The return to work: managing the fallout from furlough
Owing to the pandemic, an estimated 7.5 million UK jobs were put on furlough between 20 April and 10 May 2020. With that figure coming close to almost a quarter of the British population, the Government has already started to lift the restrictions which were first imposed at the end of March.
Organisations need to be particularly sensitive when reintroducing furloughed members of staff back into the workplace. Alongside the apprehension of managing individual’s health and safety, there may also be some resentment from employees about the decision in the first place. On top of this, employees have spent a considerable amount of time away from their regular working habits and may feel a little out of sorts.
Prime Minster Boris Johnson first announced phase two and the roadmap out of lockdown on Sunday 10 May. Followed by the release of further guidance and support such as the ‘working safely during coronavirus’ document, which outlined sector specific advice on how organisations and individuals could navigate through this period of uncertainty. But what steps should businesses be taking to ensure their employees remain safe and are given all of the necessary support when returning to work?
Addressing both physical and mental health risks
There are a number of considerations that organisations will find themselves working through in the coming weeks. With employees likely to be experiencing a multitude of emotions and worries about returning to the workplace, for a number of reasons, recognising any physical and mental health issues will be paramount for employers.
To address any health and safety concerns, employers must set out a clear system for carrying out risk assessments to ensure the stringent measures set out by the Government are abided by. Transparency is key, businesses need to communicate with other organisations and share best practice and knowledge regarding the outcomes and outputs of workplace assessments. Assessments must highlight the correct social distancing procedures, implementing measures such as staggering work spaces is a good way to ensure that the 2-metre guidelines are clearly being followed throughout the workplace. This may entail further training and the production of resource packs so that employees have enough guidance and information readily available. Other processes may also be introduced, such as implementing a one-way system around the workplace and delaying employee arrival times to limit the amount of staff working at the same time.
Mental health is also at risk and could have a long-lasting effect on staff. Managers must therefore be wary of any equality issues that may arise and make sure the needs of different groups of workers are met. Mental health, anxiety and stress levels will be on the rise, it’s therefore important that employers understand this and are fully supportive throughout this period. Viruses like COVID-19 have shown to discriminate and put some individuals more at risk than others by targeting: age, race and background. It’s therefore vital that vulnerable employees are provided with the necessary support when returning to work.
Clearing the backlog of employee relations cases
The coronavirus has ultimately led to the pausing of many employee relations cases, resulting in a backlog of unresolved claims, such as grievances disciplinary, bullying and harassment. Managers will be faced with the challenge of supporting staff through the return to work as well as resolving ongoing employee relations cases, the danger is that more cases could arise, adding to the workload and consuming managers’ valuable time.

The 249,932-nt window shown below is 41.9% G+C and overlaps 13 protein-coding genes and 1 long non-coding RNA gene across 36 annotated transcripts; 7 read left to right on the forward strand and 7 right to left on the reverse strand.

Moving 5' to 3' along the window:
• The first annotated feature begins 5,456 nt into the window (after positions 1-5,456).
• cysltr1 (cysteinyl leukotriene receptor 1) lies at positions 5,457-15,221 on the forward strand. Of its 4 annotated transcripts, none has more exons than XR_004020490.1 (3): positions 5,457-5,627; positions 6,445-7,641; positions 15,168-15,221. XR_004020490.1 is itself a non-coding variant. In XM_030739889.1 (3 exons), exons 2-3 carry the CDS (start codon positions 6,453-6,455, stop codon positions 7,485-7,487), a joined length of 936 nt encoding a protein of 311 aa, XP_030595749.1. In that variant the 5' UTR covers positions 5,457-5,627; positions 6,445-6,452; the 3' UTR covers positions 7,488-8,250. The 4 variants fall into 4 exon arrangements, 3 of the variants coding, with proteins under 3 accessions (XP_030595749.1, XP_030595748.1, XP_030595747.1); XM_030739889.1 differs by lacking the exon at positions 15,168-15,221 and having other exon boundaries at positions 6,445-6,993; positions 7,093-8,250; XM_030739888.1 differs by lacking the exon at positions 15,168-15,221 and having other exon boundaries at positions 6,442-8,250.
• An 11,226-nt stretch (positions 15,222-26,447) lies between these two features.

If there are any lessons learned from the pandemic, then one of the most important is the uptake in agile systems that many businesses and organisations have had to adopt to enable workforces to operate remotely from home. Having the correct systems in place, can help managers to reduce the volume of employee relations cases and the reliance of needing to be in the workplace to complete administrative tasks.
How technology can help solve the problem
There’s no doubt that technology holds a vital role in ensuring business continuity and helping to protect organisations, allowing them to store private information and data more securely. Working through the evitable back log of employee relations cases before and after COVID-19, employers will need to make the most of technology solutions to alleviate the burden and speed up processes. With other considerations taking priority in employee wellbeing, safety and more strategic decisions, actioning cases manually could prove a time-consuming task not to mention the potential rise in unresolved cases.
Using a case management solution such as Selenity ER Tracker can help organisations to track, record and manage employee relations cases, which provides a transparent view of the entire workforce helping to keep on top of cases. These types of technologies not only help human resources and employee relations teams to streamline processes but it also provides them with a wealth of data to help pinpoint key trends among employees and identify issues much quicker.
A positive return to the workplace
There are a lot of lessons that can be taken from the pandemic and significant insight derived that can be applied to everyday employment practices. Throughout this period of time, organisations and workforces have had to adapt and become more agile by relying on different technologies to enable workers to continue operating remotely. Only time will tell whether organisations can take these strategic developments and convert them into something much more lasting to continue the benefits. Most importantly, employers must understand the physical and mental health challenges that staff will be facing in the return to work, therefore, offering help and support will be essential in ensuring a positive return to the workplace for all.